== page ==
What Every Georgian Should Know About Advance Medical Directives
By Melanie L. Marks, Bouhan Falligant
Special to Savannah Morning News
According to a 2014 study published in The American Journal of Preventive Medicine, nearly three-quarters of survey respondents did not have an advance medical directive, the generic term for any document that gives instructions about your health care and appoints someone to make medical treatment decisions for you if you cannot make them for yourself. The majority of those without such plans cite lack of awareness as the most common reason for not having an advance medical directive.
So, what do you need to know?
The Georgia Advance Directive for Health Care has three primary parts. The first section allows you to choose a health care agent, someone to make healthcare decisions for you when you cannot (or do not want to) make healthcare decisions for yourself. The second section of the advance medical directive — which will only become effective if you are unable to communicate your wishes — outlines your treatment preferences if you have a terminal condition or are in a state of permanent unconsciousness. And finally, the third section allows you to nominate a person to be your guardian should one ever be needed.
Many people are reluctant to execute an advance medical directive, and there are a number of myths that need to be dispelled about health care directives. These include:
MYTH: You must have an advance medical directive to stop treatment near the end of life.
FACT: Treatment can be stopped without an advance medical directive, but only if everyone involved agrees. Without such a plan in place, decisions may be more difficult and dispute more likely.
MYTH: An advance medical directive means “do not treat.”
FACT: The advance medical directive can express what treatments you want and do not want. Even if you do not want treatment, you can be kept reasonably pain free and comfortable.
MYTH: If I name a health care agent, I lose the right to make my own decisions.
FACT: Naming a health care agent does not take away any of your authority. While competent, you always have the right to override the decision of your proxy or revoke the directive. Not naming a health care agent increases the likelihood of needing a court-appointed guardian, who may or may not be someone you trust.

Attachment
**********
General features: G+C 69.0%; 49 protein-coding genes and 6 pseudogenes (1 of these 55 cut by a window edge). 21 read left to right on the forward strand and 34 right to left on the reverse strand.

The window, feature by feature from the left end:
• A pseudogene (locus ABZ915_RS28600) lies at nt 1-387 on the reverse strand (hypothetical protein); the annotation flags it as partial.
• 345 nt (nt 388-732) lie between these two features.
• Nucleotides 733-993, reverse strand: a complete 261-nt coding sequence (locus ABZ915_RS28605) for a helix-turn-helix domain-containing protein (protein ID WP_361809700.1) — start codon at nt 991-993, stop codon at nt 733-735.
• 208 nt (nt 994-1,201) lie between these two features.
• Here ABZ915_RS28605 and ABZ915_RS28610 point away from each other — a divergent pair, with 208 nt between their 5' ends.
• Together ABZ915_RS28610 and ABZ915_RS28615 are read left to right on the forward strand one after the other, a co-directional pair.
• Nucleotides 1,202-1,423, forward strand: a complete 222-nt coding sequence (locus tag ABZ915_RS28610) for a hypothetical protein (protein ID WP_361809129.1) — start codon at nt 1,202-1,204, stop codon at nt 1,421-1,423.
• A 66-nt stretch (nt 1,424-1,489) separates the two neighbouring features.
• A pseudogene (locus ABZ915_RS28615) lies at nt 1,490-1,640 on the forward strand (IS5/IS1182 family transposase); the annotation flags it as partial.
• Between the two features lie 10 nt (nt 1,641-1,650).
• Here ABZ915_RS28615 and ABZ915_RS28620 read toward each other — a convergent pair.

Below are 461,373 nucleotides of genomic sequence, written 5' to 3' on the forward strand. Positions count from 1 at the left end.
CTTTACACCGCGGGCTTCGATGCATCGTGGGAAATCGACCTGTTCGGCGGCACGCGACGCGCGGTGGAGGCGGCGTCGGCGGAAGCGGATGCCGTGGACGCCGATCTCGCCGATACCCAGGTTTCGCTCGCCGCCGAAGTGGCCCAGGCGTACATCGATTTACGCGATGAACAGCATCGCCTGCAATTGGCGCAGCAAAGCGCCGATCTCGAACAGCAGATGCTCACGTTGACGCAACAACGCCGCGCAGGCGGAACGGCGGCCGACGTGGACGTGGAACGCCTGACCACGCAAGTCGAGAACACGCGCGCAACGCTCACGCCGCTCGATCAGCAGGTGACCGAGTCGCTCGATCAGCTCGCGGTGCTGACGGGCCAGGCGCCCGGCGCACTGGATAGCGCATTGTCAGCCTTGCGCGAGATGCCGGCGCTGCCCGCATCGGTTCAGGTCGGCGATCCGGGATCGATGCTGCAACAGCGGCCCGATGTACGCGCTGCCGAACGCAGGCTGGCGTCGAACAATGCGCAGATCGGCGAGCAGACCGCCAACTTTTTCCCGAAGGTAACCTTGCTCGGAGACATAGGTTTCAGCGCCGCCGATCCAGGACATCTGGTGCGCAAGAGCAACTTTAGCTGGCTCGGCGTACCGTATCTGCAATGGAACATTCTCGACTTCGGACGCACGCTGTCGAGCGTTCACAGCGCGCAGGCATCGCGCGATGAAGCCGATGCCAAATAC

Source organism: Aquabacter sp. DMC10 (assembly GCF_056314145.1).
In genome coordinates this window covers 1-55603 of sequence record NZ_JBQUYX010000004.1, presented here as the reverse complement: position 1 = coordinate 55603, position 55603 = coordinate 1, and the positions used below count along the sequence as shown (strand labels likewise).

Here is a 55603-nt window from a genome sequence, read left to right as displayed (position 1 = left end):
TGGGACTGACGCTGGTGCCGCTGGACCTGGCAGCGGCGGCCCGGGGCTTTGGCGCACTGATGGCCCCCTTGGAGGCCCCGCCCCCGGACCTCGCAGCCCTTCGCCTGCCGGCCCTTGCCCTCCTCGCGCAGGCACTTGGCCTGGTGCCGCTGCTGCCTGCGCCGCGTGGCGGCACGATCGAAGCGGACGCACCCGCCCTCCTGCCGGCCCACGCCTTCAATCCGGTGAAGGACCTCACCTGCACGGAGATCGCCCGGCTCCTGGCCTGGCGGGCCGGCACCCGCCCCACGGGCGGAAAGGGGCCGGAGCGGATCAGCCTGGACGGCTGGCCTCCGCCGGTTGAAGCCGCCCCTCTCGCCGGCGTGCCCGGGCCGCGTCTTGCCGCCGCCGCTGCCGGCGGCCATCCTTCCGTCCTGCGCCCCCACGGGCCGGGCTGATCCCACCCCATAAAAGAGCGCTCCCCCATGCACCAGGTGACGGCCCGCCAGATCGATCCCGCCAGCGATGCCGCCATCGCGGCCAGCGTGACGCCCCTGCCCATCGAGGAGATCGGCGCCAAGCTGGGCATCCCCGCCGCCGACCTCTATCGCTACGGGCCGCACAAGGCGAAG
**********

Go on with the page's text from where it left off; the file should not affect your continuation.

MYTH: I need to be certain of the treatment I want before signing an advance medical directive.
FACT: Medical treatment near the end of life can be complicated and we cannot predict all the circumstances that may face us in the future. Your treatment wishes may change, but you can at least appoint a health care agent whom you trust.
MYTH: Advance medical directives are only for old people.
FACT: More older people have advance medical directives than younger ones. However, every adult should have one. Younger people have more at stake because medical technology can keep them alive but insentient for decades if stricken by an illness or accident.
In Georgia, the Advance Directive for Health Care replaced the Georgia Living Will and Durable Power of Attorney for Healthcare. This document combines the characteristics of both the living will and the durable power of attorney for healthcare and still allows people to choose for themselves the medical care they want when they are no longer able to communicate with their physicians or their family members. For additional information and resources, consult Georgia’s Division of Aging Services’ website at http://aging.dhs.georgia.gov/.
Too many people are receiving medical care they wouldn’t choose, and their friends and family are the ones left feeling guilty and grief-ridden. It’s time to begin discussing the kind of care we want and doesn’t want for ourselves — and to have these conversations with trusted loved ones around the kitchen table rather than in the Intensive Care Unit.
To make sure your wishes — as well as the wishes of your loved ones — are respected and expressed, read, complete and sign a Georgia Advance Directive for Health Care and encourage family members and friends to do the same. While a healthcare directive is a legal document all adults need, most adults need additional planning for incapacity and death. Consult with an attorney to discuss estate planning and any issues concerning advance medical directives. Together, we can make these difficult conversations easier.
Attorney Melanie L. Marks is a partner with Bouhan Falligant specializing in estate planning, estate and trust administration, elder law, and real estate law. She can be reached at firstname.lastname@example.org or 912-644-5718.